Costs

7 Budgeting Tips for Long-Term Travel

Long-term travel is a dream come true, but budgeting for it is a significant undertaking. When you’re budgeting for long-term travel, you have to have a plan for how much money you need, and a plan for when you get home. These budgeting tips for long-term travel are here to help you make sure you don’t get into a budget bind while you’re abroad.

See how much I spent on my four-month round the world trip.

Amanda Plewes looking out over the desert in Jordan

1. Plan Your Budget by Day By City or Country

Before you leave for your trip, it’s a good idea to build a spreadsheet with the places you think you’ll go, and a rough budget by day for each of these. Generally, budgeting at the country level works, unless you’re visiting places where there are significant differences in cost between cities.

For example, if you’re headed to France, there is a sizable daily cost difference between Paris and just about everywhere else. That might be a time when you separate a “Paris” budget from a “The Rest of France” budget.

Amanda Plewes at Angkor Wat in Cambodia

My planning spreadsheet had each country, and how much I thought I’d spend by country. For instance, I estimated I’d spend $70/day in Myanmar for 10 days, and $125/day for 13 days in Egypt. This gave me a starting point – even though there were many places where those numbers were off.

A boat on the beach in the Philippines

2. Make Sure You Find Reasonable Budget Numbers for You

The internet is full of people who have traveled long-term and done budget reports for their trips. This is a treasure trove of information for use in planning your trip, but make sure it’s reasonable for you.

For instance, I didn’t drink alcohol on my round-the-world trip. This kept my food and entertainment costs incredibly low. So if you take my daily spends and try to make them yours, you might find you’ve way under-budgeted for going out.

The Siena Duomo at sunset

You’ll want to see if you can get a feel for the travel style of the person whose blog you’re reading and what the numbers represent. Yes, $30/day is possible in Southeast Asia – but are you the kind of traveler who only wants to stay in hostels, have self-organized tours, and eat only street food? If so, great! Go with those numbers. But if you want more creature comforts or activities, know that those numbers won’t work as well for you.

Amanda Plewes at the Taj Mahal

3. Don’t Forget to Budget for Emergencies or Mistakes

When you’re budgeting for long-term travel, it’s easy to not budget for emergencies or mistakes you’ll make. It’s not fun to think about, and it’s hard to budget for. How do you know what emergency you’re going to have or which mistakes you’ll make?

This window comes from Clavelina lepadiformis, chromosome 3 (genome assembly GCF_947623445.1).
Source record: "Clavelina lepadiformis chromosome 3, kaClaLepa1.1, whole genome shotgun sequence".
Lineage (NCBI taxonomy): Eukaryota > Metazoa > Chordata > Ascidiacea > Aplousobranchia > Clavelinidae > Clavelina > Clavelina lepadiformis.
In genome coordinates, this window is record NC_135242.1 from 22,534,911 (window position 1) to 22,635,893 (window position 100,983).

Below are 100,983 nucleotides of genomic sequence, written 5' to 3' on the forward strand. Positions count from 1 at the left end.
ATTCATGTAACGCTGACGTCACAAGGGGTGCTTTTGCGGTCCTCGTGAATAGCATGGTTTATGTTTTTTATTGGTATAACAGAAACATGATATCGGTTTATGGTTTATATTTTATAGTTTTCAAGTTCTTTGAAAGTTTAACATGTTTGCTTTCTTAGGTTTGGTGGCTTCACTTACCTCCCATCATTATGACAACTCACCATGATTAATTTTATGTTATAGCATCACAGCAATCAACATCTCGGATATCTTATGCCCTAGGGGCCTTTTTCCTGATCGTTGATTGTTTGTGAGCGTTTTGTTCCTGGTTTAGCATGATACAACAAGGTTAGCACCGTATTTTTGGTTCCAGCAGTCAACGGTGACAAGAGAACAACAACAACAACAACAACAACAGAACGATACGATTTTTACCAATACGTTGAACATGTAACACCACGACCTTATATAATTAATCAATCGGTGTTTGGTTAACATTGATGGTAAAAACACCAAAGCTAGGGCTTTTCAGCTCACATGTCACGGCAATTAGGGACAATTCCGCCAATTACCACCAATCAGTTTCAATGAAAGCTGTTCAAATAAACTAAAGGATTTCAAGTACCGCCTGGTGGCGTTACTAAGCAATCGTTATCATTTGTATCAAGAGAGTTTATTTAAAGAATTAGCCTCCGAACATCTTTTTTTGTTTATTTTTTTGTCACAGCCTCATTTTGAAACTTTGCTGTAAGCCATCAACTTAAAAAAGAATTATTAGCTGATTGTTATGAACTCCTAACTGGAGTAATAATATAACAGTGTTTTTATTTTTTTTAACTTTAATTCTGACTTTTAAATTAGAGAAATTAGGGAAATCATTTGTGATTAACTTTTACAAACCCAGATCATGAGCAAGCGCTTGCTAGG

Just make sure to have a “miscellaneous” line item in your budget that can cover missed trains, planes or busses, and the occasional scammed cab ride. I like to have at least 10% of the total budget of the trip as a bit of a slush fund for these things, but you know yourself best!

Amanda Plewes in Meteora, Greece

4. Budget for Splurges and Memories

You’re taking a once-in-a-lifetime long-term trip. Don’t go so small on your budget that you’re not able to splurge on the things you’ll never forget. Yes, if you’re on a budget you won’t do all of the things, but make sure to identify the things that really matter for you.

For me, I’ll never forget taking a sunrise hot-air balloon ride over the Valley of the Kings. I’m so glad that was in the budget. On the other side, I don’t feel like I missed anything by not going up the Eiffel Tower in Paris. Pick the things that matter to you, and make sure to budget for them.

Amanda Plewes on the Nile in Egypt

5. Don’t Overestimate How Much You’ll Make While Abroad

If you’re planning on starting a digital nomad type of existence, it can be very easy to overestimate the amount of money you’ll make from your digital nomad work. Unless you have an established client base and income stream you’re taking with you, consider budgeting to not rely on any income from digital nomad work.

If you’ve never travelled long-term before, it’s easy to think that you’ll spend half a day working and the other half sightseeing. But between moving around so much and just the difficulties of figuring out life in another country, you might find you have far less time for work than you planned.

Amanda Plewes in Cavtat, Croatia

6. Track Your Spend Relentlessly

I’m a big advocate for tracking every penny you spend abroad. You want to know about the dollar tips you handed out in Southeast Asia, just as much as you want to know how much you spent on the hostel at night. Keeping track of your costs, and watching how your daily averages align with what you initially projected will allow you to manage your trip as needed.

Amanda Plewes in Amalfi, Italy

7. Have a Budget Plan for When You Get Home

It’s easy to remember to budget for the trip you’re taking. But what about when you get home? If you’ve put your things in storage, you’ll likely need to budget for an apartment deposit and rent while you’re finding a new job. And during that time, you’ll need food, health insurance, water, electricity and other not-as-fun stuff.

Make sure that you have a comfortable window of savings that you can rely on when you’re job searching and getting back to life as usual.

7 budgeting tips for long-term travel

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